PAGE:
Winterizing Your Garden

Button up the garden before the deep freeze of winter arrives, and you’ll be on your way to a gorgeous season next year.

Snow-Covered Landscape With View of Lake

Snow-Covered Landscape With View of Lake

Get your landscape ready for the big chill by winterizing your garden. Tackling winter prep chores outdoors before temperatures tumble too far is a great way to squeeze in a little exercise and get a jump on next year’s garden. Everything you do toward winterizing your garden in fall helps smooth the way for a healthy, beautiful growing season next year.

Photo by: Shutterstock/AForlenza

Shutterstock/AForlenza

Get your landscape ready for the big chill by winterizing your garden. Tackling winter prep chores outdoors before temperatures tumble too far is a great way to squeeze in a little exercise and get a jump on next year’s garden. Everything you do toward winterizing your garden in fall helps smooth the way for a healthy, beautiful growing season next year.

Winter-hardy plants prepare for cold weather through a process called hardening off. This gradual change from lively growth to dormancy occurs in response to environmental signals, like changing temperature and day length. Even though plants enter dormancy, there are things you can do to help ensure they survive whatever winter brings. That’s where winterizing your garden comes in.

In chill-prone areas, the winterizing process actually begins in late summer to early autumn by withholding fertilizer. Growing plants lean as chilly weather arrives. This helps prevent them from initiating excessive new growth that won’t have adequate time to harden off before winter. Growth that doesn’t harden off winds up zapped by cold and can make plants vulnerable to other problems.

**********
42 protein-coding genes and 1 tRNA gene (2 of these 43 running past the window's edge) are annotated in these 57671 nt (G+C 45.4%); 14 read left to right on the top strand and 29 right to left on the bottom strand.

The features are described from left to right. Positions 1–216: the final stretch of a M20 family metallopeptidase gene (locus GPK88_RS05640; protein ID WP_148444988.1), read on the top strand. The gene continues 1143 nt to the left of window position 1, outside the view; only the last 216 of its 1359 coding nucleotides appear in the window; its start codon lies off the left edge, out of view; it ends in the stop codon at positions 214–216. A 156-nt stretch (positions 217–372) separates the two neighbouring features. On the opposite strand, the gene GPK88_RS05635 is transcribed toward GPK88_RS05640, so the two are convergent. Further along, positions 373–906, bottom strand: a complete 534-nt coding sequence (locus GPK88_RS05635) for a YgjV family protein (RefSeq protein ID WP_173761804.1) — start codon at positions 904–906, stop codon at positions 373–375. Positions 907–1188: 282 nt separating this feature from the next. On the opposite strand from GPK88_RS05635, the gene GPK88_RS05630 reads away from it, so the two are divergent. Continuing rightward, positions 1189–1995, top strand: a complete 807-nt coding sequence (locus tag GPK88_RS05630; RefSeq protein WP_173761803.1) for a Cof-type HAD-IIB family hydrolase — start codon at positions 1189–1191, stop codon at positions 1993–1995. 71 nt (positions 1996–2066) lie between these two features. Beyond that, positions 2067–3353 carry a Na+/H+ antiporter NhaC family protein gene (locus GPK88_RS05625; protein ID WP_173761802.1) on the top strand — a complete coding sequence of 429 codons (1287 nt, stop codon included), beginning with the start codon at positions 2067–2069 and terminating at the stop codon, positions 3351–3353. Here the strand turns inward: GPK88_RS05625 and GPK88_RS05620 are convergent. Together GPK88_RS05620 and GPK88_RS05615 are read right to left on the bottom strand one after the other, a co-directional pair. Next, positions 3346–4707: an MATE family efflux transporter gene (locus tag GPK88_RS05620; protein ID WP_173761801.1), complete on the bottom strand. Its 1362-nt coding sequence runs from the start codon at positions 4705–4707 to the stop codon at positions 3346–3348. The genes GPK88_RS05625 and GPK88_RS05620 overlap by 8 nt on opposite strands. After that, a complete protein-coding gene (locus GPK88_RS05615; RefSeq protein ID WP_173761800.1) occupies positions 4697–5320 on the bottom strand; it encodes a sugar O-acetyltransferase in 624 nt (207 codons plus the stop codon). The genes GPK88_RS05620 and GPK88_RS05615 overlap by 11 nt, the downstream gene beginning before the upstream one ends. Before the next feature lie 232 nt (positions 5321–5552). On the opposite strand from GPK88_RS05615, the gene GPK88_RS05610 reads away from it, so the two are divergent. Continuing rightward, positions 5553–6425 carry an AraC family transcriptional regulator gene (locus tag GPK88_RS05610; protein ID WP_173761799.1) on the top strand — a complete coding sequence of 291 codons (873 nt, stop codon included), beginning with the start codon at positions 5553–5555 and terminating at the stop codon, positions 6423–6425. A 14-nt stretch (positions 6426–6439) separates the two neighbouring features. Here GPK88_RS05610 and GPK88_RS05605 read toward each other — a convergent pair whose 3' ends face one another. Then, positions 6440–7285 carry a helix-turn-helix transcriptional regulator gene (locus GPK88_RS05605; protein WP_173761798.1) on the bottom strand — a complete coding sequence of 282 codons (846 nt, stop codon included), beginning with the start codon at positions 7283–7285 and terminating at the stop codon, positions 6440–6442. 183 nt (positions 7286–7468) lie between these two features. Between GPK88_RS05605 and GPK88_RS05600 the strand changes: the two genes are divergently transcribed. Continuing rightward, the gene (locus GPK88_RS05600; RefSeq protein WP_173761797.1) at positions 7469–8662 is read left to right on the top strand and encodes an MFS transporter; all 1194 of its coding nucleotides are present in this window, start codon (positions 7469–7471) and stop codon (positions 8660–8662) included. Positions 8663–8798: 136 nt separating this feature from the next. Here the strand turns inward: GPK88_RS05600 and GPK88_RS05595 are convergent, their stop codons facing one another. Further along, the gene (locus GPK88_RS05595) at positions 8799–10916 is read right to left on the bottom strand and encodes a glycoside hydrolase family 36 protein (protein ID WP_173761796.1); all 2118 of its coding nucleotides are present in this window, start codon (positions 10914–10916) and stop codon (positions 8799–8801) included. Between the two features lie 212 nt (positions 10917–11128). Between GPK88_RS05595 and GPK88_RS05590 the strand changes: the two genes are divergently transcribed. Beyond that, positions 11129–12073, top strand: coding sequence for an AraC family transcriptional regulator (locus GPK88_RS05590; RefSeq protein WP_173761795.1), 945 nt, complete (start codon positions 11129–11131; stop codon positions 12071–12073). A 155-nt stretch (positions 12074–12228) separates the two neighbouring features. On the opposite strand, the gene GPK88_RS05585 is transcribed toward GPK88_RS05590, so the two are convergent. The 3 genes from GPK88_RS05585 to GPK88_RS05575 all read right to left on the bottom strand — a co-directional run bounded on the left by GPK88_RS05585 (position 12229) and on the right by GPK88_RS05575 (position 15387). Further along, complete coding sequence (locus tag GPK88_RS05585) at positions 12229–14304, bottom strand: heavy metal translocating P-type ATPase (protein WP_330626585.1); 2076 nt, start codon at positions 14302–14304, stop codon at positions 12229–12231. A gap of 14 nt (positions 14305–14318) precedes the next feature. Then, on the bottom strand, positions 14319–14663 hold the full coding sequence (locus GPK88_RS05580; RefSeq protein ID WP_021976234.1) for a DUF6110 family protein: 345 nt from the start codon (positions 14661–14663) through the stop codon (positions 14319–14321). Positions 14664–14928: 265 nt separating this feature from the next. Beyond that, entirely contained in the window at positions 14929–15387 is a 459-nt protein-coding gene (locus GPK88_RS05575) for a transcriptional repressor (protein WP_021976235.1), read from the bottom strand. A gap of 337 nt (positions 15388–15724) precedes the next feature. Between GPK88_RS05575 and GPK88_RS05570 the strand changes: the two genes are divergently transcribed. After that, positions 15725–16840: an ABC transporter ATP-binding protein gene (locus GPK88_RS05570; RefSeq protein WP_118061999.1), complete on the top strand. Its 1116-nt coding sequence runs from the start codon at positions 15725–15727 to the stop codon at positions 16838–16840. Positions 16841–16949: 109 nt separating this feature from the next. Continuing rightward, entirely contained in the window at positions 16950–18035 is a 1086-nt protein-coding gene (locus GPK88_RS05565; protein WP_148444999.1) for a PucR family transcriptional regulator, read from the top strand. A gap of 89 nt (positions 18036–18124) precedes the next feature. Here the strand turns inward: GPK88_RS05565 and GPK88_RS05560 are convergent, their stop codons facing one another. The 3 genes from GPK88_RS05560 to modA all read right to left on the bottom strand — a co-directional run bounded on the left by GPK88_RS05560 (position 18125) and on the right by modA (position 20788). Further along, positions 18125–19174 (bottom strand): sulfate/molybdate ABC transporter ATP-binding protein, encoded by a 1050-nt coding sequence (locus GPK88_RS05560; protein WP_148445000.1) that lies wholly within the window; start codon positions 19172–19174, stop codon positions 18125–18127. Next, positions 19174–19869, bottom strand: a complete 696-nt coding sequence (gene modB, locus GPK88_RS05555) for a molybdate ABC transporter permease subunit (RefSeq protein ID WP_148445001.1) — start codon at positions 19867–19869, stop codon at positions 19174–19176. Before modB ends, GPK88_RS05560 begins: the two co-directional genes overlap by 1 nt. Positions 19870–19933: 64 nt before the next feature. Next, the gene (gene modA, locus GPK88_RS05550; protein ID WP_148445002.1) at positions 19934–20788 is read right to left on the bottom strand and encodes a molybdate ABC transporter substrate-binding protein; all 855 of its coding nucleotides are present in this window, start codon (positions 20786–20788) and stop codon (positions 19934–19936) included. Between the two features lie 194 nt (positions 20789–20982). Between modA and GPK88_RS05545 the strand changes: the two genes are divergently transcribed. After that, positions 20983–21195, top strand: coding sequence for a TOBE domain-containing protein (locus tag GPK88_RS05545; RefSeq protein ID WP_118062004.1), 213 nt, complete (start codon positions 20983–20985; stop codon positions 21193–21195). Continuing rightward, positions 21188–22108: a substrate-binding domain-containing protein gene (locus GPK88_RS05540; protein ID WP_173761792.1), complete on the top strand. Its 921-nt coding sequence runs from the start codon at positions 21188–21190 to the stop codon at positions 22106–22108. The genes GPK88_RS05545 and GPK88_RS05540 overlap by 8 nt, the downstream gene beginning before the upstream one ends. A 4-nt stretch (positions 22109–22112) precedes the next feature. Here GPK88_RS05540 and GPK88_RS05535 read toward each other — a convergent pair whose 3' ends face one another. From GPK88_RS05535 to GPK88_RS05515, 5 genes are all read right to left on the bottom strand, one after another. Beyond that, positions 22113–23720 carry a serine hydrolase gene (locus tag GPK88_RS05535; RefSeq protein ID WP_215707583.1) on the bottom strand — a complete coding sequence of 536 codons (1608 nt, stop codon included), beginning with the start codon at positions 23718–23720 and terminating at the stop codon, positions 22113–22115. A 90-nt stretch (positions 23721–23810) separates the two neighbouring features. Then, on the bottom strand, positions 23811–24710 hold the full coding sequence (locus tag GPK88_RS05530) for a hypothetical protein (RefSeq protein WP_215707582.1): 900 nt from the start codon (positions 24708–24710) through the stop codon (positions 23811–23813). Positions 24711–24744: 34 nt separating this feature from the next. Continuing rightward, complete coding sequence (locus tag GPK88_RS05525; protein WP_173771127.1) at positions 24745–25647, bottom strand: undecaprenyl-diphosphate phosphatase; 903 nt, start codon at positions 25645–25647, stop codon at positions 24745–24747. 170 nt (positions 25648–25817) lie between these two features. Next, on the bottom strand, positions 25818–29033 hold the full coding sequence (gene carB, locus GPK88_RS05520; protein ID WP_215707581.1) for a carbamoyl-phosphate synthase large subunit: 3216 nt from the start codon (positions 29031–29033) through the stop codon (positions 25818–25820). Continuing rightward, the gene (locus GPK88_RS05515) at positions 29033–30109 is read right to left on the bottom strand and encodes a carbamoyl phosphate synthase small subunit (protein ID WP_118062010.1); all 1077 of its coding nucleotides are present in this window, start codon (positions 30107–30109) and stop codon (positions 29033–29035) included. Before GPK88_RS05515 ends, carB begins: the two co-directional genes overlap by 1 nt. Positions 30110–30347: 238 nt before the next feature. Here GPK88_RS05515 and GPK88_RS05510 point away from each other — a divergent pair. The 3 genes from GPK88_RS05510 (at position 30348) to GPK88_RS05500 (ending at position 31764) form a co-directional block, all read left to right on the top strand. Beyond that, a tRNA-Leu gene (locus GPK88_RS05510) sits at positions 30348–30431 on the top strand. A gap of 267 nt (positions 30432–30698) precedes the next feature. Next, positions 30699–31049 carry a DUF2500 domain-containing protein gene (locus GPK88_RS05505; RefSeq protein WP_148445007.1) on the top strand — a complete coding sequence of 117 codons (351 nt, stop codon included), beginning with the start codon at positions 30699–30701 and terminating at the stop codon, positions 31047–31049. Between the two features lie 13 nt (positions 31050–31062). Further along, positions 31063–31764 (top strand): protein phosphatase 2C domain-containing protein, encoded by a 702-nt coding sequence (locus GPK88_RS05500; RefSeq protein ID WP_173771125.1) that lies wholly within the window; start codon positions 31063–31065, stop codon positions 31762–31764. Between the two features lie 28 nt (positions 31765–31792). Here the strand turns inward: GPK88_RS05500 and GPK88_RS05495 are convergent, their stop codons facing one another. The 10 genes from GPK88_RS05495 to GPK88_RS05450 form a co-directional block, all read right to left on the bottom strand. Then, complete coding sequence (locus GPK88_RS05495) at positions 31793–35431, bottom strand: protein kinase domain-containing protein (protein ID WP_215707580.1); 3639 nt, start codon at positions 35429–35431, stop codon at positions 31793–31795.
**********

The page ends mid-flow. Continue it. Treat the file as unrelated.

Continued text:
Before frost arrives, it’s important to water landscape plants well if rain has been scarce. Well-hydrated plants aren’t stressed, which means they’re healthier. Healthier plants survive winter better.

One aspect of winterizing your garden is adding a mulch layer around plants to help insulate soil and protect plants from frost heave. Use a loose, non-compacting material for mulch, like chopped autumn leaves, shredded bark, pine straw, chopped cornstalks or straw. 

Before mulching, take a few minutes to clean up any plant debris, especially beneath disease-prone plants like roses. Old stems and leaves that remain in place through winter can provide hiding places for diseases and pests. Gathering debris helps give problem critters the boot.

Applying mulch is a key part of winterizing strawberries. Wait to add mulch to these plants until days are reliably in the 20-degree range or, in a mild-winter region, when soil temperature drops to 40° F for three consecutive days. Winterizing rose bushes requires a mound of soil over plant crowns before you add mulch. Allow the soil mound to freeze before mulching over it.

Winterizing a lawn mostly involves applying a special fertilizer, usually called a winterizer fertilizer, to lawns comprised of cool-season grasses, like Kentucky bluegrass, fescue or perennial ryegrass. Correctly timing the fertilizer application is critical. Get fertilizer on grass sometime in October or November. Discover the precise timing for your area from your local extension office.

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Winterizing your garden also involves rounding up plant covers for winter frost protection. Gather frost blankets, old sheets or cloth tablecloths and have them at the ready as temperatures start to fall. Use frost blankets to cover crops in a winter vegetable garden, to protect winter container gardens and to help tender plants survive a cold snap.

Don’t forget to winterize your water garden. The most important thing is not to let your pump freeze. Check with your landscape installer or a local garden center that specializes in water gardens to learn if you can allow water to run all winter long in your region.

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